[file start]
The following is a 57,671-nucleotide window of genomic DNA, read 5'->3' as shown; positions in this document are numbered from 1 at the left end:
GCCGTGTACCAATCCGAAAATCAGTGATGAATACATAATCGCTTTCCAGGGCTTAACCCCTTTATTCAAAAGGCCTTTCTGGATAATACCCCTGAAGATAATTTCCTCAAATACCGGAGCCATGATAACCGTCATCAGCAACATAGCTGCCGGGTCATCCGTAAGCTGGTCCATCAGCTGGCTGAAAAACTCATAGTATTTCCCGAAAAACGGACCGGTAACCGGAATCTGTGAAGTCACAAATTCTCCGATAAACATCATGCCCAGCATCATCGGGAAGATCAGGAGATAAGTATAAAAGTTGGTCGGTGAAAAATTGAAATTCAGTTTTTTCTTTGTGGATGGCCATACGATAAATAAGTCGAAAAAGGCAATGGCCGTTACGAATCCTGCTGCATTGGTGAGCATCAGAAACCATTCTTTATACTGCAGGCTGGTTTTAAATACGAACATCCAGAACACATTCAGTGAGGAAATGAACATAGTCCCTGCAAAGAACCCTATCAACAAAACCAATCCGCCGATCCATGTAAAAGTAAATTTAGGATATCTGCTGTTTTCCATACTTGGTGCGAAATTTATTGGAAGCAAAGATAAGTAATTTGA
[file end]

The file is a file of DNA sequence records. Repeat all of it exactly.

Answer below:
The following is a 57,671-nucleotide window of genomic DNA, read 5'->3' as shown; positions in this document are numbered from 1 at the left end:
GCCGTGTACCAATCCGAAAATCAGTGATGAATACATAATCGCTTTCCAGGGCTTAACCCCTTTATTCAAAAGGCCTTTCTGGATAATACCCCTGAAGATAATTTCCTCAAATACCGGAGCCATGATAACCGTCATCAGCAACATAGCTGCCGGGTCATCCGTAAGCTGGTCCATCAGCTGGCTGAAAAACTCATAGTATTTCCCGAAAAACGGACCGGTAACCGGAATCTGTGAAGTCACAAATTCTCCGATAAACATCATGCCCAGCATCATCGGGAAGATCAGGAGATAAGTATAAAAGTTGGTCGGTGAAAAATTGAAATTCAGTTTTTTCTTTGTGGATGGCCATACGATAAATAAGTCGAAAAAGGCAATGGCCGTTACGAATCCTGCTGCATTGGTGAGCATCAGAAACCATTCTTTATACTGCAGGCTGGTTTTAAATACGAACATCCAGAACACATTCAGTGAGGAAATGAACATAGTCCCTGCAAAGAACCCTATCAACAAAACCAATCCGCCGATCCATGTAAAAGTAAATTTAGGATATCTGCTGTTTTCCATACTTGGTGCGAAATTTATTGGAAGCAAAGATAAGTAATTTGA